ZHU Hongfei 1,2 , LI Mengting 1,2 , HOU Liangying 1,2,3 , WANG Qi 1,2 , TIAN Jinhui 3,4,6,7 , CHEN Yaolong 3,4,5,6,7 , YANG Kehu 3,4,6,7 , DENG Hongyong 8 , ZENG Linan 9,10,11 , ZHANG Lingli 9,10,11 , Romina Brignardello-Petersen 12 , GE Long 1,2,4,5,6,7
  • 1. Department of Social Science and Health Management, School of Public Health, Lanzhou University, Lanzhou 730000, P.R.China;
  • 2. Evidence-Based Social Science Research Center, School of Public Health, Lanzhou University, Lanzhou 730000, P.R.China;
  • 3. Evidence-Based Medicine Center of Lanzhou University, Lanzhou 730000, P.R.China;
  • 4. Key Laboratory of Evidence-Based Medicine and Clinical Transformation in Gansu Province, Lanzhou 730000, P.R.China;
  • 5. Lanzhou University Institute of Health Data Science, Lanzhou 73000, P.R.China;
  • 6. WHO Collaborating Center for Guideline Implementation and Knowledge Translation, Lanzhou 730000, P.R.China;
  • 7. Chinese GRADE Center, Lanzhou 73000, P.R.China;
  • 8. TCM Health Service Collaborative Innovation Center, Shanghai University of Traditional Chinese Medicine, Shanghai 201203, P.R.China;
  • 9. Department of Pharmacy, West China Second University Hospital, Sichuan University, Chengdu 610041, P.R.China;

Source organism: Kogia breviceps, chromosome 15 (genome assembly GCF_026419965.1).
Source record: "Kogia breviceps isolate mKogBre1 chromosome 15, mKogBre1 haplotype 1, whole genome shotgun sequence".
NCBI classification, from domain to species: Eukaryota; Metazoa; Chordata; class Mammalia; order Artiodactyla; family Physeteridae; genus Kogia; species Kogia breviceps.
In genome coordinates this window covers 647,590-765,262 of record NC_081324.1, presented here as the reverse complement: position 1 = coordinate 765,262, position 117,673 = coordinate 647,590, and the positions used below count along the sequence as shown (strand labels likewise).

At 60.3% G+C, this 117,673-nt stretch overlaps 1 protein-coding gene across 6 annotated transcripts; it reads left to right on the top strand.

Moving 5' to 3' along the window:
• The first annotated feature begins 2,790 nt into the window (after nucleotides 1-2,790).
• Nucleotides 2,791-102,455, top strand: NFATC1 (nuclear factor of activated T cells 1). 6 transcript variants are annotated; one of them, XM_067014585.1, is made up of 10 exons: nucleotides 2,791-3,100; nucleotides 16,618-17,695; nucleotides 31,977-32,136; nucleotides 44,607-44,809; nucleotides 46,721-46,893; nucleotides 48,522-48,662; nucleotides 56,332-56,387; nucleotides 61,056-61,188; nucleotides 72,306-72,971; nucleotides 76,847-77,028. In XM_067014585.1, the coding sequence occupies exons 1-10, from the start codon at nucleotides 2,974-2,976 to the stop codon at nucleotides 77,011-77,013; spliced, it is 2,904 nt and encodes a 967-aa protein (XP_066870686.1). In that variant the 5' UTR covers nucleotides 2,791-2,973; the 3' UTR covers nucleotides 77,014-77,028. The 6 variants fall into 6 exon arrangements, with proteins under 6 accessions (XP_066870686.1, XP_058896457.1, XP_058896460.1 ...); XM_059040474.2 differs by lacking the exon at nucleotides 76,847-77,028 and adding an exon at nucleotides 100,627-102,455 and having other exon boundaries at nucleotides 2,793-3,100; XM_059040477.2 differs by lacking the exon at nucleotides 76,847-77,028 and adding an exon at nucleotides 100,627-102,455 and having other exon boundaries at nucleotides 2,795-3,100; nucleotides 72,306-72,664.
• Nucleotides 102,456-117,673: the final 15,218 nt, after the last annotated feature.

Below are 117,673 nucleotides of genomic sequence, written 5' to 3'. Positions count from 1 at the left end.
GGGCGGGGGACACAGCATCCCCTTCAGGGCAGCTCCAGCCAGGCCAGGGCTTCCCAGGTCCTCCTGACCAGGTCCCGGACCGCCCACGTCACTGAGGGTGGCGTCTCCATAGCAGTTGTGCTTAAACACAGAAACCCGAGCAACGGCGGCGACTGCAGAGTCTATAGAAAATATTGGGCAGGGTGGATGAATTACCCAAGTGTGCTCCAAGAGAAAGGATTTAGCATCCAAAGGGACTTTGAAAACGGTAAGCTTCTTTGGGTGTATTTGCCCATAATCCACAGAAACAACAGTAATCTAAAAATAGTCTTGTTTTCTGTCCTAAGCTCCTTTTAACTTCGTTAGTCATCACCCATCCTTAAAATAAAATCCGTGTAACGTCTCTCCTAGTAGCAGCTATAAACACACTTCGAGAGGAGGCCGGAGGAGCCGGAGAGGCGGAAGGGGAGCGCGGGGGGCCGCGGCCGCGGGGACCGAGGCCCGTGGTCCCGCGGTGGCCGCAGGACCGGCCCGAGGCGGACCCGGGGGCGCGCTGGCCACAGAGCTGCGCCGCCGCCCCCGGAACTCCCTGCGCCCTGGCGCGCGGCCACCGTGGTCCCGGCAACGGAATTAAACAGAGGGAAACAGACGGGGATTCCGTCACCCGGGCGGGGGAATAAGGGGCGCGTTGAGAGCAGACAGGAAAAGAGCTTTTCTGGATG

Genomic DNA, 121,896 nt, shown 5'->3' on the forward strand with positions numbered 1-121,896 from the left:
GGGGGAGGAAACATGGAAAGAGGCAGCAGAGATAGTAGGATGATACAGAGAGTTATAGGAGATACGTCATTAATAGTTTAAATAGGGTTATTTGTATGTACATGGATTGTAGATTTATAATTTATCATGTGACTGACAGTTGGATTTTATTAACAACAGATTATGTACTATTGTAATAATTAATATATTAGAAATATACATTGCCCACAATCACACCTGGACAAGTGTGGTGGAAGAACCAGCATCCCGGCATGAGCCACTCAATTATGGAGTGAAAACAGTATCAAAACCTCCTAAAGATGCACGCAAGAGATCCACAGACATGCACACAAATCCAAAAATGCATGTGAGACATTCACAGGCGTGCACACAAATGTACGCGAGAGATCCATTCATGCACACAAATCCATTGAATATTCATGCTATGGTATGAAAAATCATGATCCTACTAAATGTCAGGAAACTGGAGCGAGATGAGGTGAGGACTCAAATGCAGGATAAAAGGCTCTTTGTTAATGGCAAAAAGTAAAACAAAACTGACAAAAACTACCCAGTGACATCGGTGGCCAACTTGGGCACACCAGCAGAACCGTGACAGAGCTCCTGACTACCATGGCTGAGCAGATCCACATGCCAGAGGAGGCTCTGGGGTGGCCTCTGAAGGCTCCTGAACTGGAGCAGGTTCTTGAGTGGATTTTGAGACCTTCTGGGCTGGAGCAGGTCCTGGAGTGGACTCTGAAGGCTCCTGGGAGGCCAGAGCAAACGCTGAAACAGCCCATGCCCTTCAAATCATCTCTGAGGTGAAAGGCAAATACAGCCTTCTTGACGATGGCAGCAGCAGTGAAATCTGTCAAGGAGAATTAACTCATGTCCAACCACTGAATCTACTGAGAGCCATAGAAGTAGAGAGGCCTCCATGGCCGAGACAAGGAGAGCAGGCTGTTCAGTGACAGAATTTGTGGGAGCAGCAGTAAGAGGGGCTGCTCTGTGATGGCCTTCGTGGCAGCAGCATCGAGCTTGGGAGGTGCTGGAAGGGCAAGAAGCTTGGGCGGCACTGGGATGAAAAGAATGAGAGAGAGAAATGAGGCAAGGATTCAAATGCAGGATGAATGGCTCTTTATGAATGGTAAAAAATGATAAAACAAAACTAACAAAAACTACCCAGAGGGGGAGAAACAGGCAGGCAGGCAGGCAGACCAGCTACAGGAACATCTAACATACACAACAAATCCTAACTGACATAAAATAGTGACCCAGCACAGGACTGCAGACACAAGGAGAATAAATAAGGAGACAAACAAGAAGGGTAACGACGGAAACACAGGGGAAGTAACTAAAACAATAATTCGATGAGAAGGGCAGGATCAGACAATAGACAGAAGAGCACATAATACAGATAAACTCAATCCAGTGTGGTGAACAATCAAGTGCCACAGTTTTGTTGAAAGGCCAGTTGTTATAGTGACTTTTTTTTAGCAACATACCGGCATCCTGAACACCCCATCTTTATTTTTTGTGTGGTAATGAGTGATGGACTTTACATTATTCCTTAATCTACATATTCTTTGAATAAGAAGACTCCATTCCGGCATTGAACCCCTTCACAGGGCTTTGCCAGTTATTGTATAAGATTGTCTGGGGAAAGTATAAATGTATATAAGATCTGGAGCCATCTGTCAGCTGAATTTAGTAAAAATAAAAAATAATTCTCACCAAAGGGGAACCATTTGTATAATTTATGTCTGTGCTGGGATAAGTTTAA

• 10. Evidence Based Pharmacy Center, West China Second University Hospital, Sichuan University, Chengdu 610041, P.R.China;
  • 11. Key Laboratory of Birth Defects and Related Diseases of Women and Children (Sichuan University), Ministry of Education, Chengdu 610041, P.R.China;
  • 12. Department of Health Research Methods, Evidence and Impact, McMaster University, Hamilton L8S 4L8, Canada;
GE Long, Email: gelong2009@163.com
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At present, the network meta-analysis has been rapidly developed and widely used, and it has the characteristic of quantifying and comparing the relative advantages of two or more different interventions for one health outcome. However, the comparison of multiple interventions has increased the complexity of drawing conclusions of network meta-analysis, and the ignorance of the certainty of evidence has also led to the misleading conclusions. Recently, the GRADE (grading of recommendations assessment, development and evaluation) working group proposed two approaches on how to make conclusions from a network meta-analysis of interventions, namely, the partially contextualised framework and the minimally contextualised framework. When using partially contextualised framework, authors should establish ranges of magnitudes of effect that represent a trivial to no effect, small but important effect, moderate effect, and large effect. The guiding principles of this framework are that interventions should be grouped in categories based on the magnitude of the effect and its benefit or harm; and that when classifying, consider the point estimates, the rankings, and the certainty of the evidence comprehensively to draw conclusions. This article took an example to describe and explain the principles and four steps of partially contextualised framework, in order to provide guidance for the application of this GRADE approach in the interpretation of results and conclusions drawing from a network meta-analysis.